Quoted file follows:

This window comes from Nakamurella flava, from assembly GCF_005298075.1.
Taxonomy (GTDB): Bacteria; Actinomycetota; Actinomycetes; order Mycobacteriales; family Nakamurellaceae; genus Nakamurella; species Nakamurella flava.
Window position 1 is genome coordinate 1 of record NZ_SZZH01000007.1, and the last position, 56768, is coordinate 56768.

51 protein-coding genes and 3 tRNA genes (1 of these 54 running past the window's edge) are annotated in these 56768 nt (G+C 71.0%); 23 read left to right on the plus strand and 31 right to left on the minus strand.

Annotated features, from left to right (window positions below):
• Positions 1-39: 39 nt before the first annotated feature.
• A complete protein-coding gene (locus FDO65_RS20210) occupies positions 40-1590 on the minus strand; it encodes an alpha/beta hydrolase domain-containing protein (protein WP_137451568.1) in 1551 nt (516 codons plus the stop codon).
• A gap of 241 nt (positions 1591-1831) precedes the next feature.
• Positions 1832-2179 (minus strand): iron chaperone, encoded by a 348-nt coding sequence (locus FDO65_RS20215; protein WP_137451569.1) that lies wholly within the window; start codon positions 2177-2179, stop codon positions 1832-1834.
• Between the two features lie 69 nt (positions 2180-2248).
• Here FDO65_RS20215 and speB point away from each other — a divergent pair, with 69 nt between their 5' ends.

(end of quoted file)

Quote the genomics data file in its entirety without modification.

This window comes from Nakamurella flava, from assembly GCF_005298075.1.
Taxonomy (GTDB): Bacteria; Actinomycetota; Actinomycetes; order Mycobacteriales; family Nakamurellaceae; genus Nakamurella; species Nakamurella flava.
Window position 1 is genome coordinate 1 of record NZ_SZZH01000007.1, and the last position, 56768, is coordinate 56768.

51 protein-coding genes and 3 tRNA genes (1 of these 54 running past the window's edge) are annotated in these 56768 nt (G+C 71.0%); 23 read left to right on the plus strand and 31 right to left on the minus strand.

Annotated features, from left to right (window positions below):
• Positions 1-39: 39 nt before the first annotated feature.
• A complete protein-coding gene (locus FDO65_RS20210) occupies positions 40-1590 on the minus strand; it encodes an alpha/beta hydrolase domain-containing protein (protein WP_137451568.1) in 1551 nt (516 codons plus the stop codon).
• A gap of 241 nt (positions 1591-1831) precedes the next feature.
• Positions 1832-2179 (minus strand): iron chaperone, encoded by a 348-nt coding sequence (locus FDO65_RS20215; protein WP_137451569.1) that lies wholly within the window; start codon positions 2177-2179, stop codon positions 1832-1834.
• Between the two features lie 69 nt (positions 2180-2248).
• Here FDO65_RS20215 and speB point away from each other — a divergent pair, with 69 nt between their 5' ends.